Bad Merchant? Google May Drop Your Rankings Later This Year
Had a bad experience purchasing from an online merchant? Google says it wants to protect searchers from that, and it may crackdown later this year with changes intended to prevent bad merchants from ranking well.
The news came during the “How to Rank Better in Google & Bing” session that I moderated yesterday at the SXSW conference in Austin. Google’s chief Web spam fighter Matt Cutts responded to concerns one merchant had about bad competitors outranking him.
“We have a potential launch later this year, maybe a little bit sooner, looking at the quality of merchants and whether we can do a better job on that, because we don’t want low quality experience merchants to be ranking in the search results.”
Google’s Previous Crackdown
This isn’t the first time Google’s done a crackdown. In November 2010, the New York Times ran a big feature about a sunglasses merchant called Decor My Eyes, and how the owner Vitaly Borker was convinced that people complaining about him online helped him rank better. The exposure of his bad business practices later lead to Borker getting a four-year jail sentence.
Whether those bad reviews really did help Decor My Eyes do better is debatable, but for whatever reason, the site was doing well in Google at the time, despite having such bad reviews.
Google reacted with unprecedented speed, making a change within days that it said would penalize bad merchants. It never explained what factors were used to issue penalties, not even confirming if poor quality reviews had an impact.
Looking At Signals Beyond Bad Reviews?
Of course, if Google already has a system in place to penalize bad merchants, why are they apparently still ranking well, in some cases?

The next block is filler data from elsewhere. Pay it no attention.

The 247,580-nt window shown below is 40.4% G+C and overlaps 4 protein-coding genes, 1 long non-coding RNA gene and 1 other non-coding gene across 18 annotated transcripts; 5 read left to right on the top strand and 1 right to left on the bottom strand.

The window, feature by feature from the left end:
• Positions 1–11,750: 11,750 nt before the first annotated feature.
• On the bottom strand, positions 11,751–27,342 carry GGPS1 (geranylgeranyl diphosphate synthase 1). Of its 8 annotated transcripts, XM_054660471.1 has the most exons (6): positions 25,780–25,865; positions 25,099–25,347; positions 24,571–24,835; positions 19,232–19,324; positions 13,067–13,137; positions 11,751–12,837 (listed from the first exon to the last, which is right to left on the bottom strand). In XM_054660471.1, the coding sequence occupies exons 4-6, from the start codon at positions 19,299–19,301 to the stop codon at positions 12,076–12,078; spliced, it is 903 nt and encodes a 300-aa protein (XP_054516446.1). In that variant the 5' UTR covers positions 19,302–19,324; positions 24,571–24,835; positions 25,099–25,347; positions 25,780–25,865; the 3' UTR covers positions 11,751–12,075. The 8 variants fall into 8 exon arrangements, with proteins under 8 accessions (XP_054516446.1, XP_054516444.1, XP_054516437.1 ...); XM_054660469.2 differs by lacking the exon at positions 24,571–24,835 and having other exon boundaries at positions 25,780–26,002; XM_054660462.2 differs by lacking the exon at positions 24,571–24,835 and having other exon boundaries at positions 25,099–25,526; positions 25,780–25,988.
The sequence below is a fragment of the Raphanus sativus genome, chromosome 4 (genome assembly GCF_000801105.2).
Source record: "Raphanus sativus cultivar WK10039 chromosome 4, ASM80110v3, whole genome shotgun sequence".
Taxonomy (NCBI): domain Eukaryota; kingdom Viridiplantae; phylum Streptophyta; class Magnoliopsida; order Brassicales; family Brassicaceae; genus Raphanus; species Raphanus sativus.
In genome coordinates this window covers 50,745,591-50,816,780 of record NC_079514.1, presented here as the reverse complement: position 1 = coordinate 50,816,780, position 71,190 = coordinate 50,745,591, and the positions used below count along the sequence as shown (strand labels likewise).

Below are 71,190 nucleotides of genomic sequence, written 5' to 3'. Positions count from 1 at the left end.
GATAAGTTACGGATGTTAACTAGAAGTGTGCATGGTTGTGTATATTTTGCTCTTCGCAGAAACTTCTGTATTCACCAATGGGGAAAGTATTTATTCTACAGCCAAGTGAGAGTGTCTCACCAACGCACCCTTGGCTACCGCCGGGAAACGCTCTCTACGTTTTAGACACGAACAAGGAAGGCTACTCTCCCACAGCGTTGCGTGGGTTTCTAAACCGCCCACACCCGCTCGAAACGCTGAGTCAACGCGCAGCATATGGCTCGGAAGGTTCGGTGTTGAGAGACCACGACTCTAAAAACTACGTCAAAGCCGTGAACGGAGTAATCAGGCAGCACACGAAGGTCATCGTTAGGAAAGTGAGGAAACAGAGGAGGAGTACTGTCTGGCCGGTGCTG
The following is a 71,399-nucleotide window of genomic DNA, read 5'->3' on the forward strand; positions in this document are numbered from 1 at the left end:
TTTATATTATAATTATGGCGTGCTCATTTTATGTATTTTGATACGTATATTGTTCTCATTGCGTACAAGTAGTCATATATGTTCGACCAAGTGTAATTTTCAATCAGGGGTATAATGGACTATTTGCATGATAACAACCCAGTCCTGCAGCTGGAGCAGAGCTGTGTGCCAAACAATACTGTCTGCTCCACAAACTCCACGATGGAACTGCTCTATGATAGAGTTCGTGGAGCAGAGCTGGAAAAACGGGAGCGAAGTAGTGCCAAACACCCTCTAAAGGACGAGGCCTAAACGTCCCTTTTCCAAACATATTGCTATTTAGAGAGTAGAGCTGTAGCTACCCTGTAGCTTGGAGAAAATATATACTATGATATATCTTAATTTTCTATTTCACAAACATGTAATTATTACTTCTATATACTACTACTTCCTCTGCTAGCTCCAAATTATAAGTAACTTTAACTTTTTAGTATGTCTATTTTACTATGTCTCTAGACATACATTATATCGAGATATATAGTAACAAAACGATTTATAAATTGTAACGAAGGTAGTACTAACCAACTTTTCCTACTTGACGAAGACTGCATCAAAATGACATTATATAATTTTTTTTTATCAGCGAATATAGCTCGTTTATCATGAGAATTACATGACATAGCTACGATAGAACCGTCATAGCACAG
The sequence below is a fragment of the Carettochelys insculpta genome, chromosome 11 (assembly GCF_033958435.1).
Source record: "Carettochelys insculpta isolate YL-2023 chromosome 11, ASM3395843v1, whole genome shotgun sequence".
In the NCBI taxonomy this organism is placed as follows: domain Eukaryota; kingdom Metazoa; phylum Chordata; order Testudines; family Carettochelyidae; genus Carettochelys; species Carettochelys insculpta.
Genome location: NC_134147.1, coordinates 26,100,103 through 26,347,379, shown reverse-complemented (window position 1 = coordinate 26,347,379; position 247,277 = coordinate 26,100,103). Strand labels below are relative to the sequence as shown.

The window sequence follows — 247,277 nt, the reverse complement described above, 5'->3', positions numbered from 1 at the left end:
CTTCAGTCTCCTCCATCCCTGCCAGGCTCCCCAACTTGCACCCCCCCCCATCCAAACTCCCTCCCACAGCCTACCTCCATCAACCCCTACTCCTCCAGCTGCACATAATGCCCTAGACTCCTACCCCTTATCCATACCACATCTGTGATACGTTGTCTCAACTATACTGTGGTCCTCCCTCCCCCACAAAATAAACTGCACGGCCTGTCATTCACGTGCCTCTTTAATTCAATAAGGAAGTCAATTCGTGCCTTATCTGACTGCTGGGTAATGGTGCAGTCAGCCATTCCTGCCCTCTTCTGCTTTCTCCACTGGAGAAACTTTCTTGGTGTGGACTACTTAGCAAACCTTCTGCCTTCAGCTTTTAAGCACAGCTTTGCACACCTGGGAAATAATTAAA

I’ll try to follow up further with Google about this, but one factor might be the continued growth in fake reviews. You can’t rely solely on reviews for assurance a business is really good.
That, of course, would mean that reviews were being used as part of the previous crackdown. Cutts seemed to confirm this when I asked, “if Google is already using review data, then what other signals would it turn to as part of a renewed effort.”
“We are trying to ask ourselves, are there other signals that we can use to spot whether someone is not a great merchant, and if we can find those, and we think that they are not all that spammable, then we’re more than happy to use those.”
- Google’s “Gold Standard” Search Results Take Big Hit In New York Times Story
- Google: Now Likely Using Online Merchant Reviews As Ranking Signal
- DecorMyEyes Merchant Vitaly Borker Sentenced To Four Years In Federal Prison
- Google Gets Into Ratings Game With Trusted Stores
- Google Product Search To Become Google Shopping, Use Pay-To-Play Model
- Marketers React To News Of Google Shopping Changing To Paid Inclusion With Hope & Concern
- Google Widens Test Of Affiliate Advertising In New Pay-For-Play Shopping
- Google Gives Update On Shopping Going Full Paid Inclusion, Hints At AdWords’ Future On Q3 Call
- Despite New Rules, Google Product Search Merchants Not Providing Accurate Tax & Shipping Costs
- Google’s Free Trusted Stores Seal Program Opens To All U.S. Merchants
- The Mess That Is Google Shopping
(Some images used under license from Shutterstock.com.)
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